‘Varne Buiten – living in a green and gentle landscape’ – the strap line used to advertise a new complex of 30 luxury apartments in Heiloo VIRO was involved with the adaptive structural calculations.
VIRO structural engineers are usually involved from the very early design stages of a construction project, but this case was different. Construction was already at an advanced stage when we were approached by construction and development firm Lokhorst. ‘The balconies were sagging more than had been intended, which meant drainage from the balcony panels could no longer be guaranteed. Lokhorst had heard about my experience with calculations for pre-fabricated concrete through a common connection, and that was how I came to be asked to take a look at the construction.’ We’re talking to Michèl Hermans, Civil Engineering Project Engineer at VIRO in Echt.
Certainty trumps all
The situation needed both an explanation and a solution to the unanticipated defect. It was only a short while before that the roof of the AZ football stadium in Alkmaar had collapsed, and against this backdrop, the local authority was understandably eager to rule out any possible risk of a construction defect. ‘Our initial calculations did not highlight anything explicit that would have caused the balcony panels to deform.’ Thankfully, a construction defect was ruled out. In addition to weight and stability calculations by the main structural engineer, suppliers of floors, pre-fabricated concrete, and balcony panels also perform their own calculations for their building components. It ultimately turned out that the principles on which these calculations were based were not always the same.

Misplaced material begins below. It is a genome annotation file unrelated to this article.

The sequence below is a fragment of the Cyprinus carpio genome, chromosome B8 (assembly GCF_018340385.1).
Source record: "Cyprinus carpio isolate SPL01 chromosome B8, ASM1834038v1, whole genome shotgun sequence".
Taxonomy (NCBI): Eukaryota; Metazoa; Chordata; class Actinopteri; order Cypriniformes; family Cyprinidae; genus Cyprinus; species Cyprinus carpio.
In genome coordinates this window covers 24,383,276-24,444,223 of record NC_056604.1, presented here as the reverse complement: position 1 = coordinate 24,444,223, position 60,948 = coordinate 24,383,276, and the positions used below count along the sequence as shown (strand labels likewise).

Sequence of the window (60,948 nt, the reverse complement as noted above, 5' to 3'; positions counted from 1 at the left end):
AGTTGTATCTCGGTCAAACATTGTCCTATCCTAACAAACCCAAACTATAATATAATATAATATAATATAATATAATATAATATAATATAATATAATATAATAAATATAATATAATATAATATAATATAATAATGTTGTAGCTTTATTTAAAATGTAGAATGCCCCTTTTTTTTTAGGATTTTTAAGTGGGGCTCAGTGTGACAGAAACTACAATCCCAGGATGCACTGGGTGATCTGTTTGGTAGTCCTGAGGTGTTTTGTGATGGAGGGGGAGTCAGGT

‘We were then asked to supply an unambiguous calculation of all floors as quickly as possible – so the ground floor, first and second floors, and the roof deck. The local authority wanted a single, integrated document. The complexity came primarily from the fact that the building was already finished, and we had to base our calculations on the reinforcement that had already started to collapse. Floors are plotted in a specific way. The local authority wanted us to calculate all floors in a 3D environment. When you do that, you always get slightly different results than in the original 2D calculation. Then, using our 3D calculations we produced what’s known as a mechanics diagram. We applied that to the existing situation and the actual material behaviour, and began working with that. Put very simply, suppose that the floor in one location has too little capacity and in another an overcapacity – according to the standard, you can redistribute the forces, and the structure can still absorb all loads. This way, we were able to demonstrate that the structure satisfied the safety requirements set out in the applicable legislation. That was the main concern of the local authority and our client.’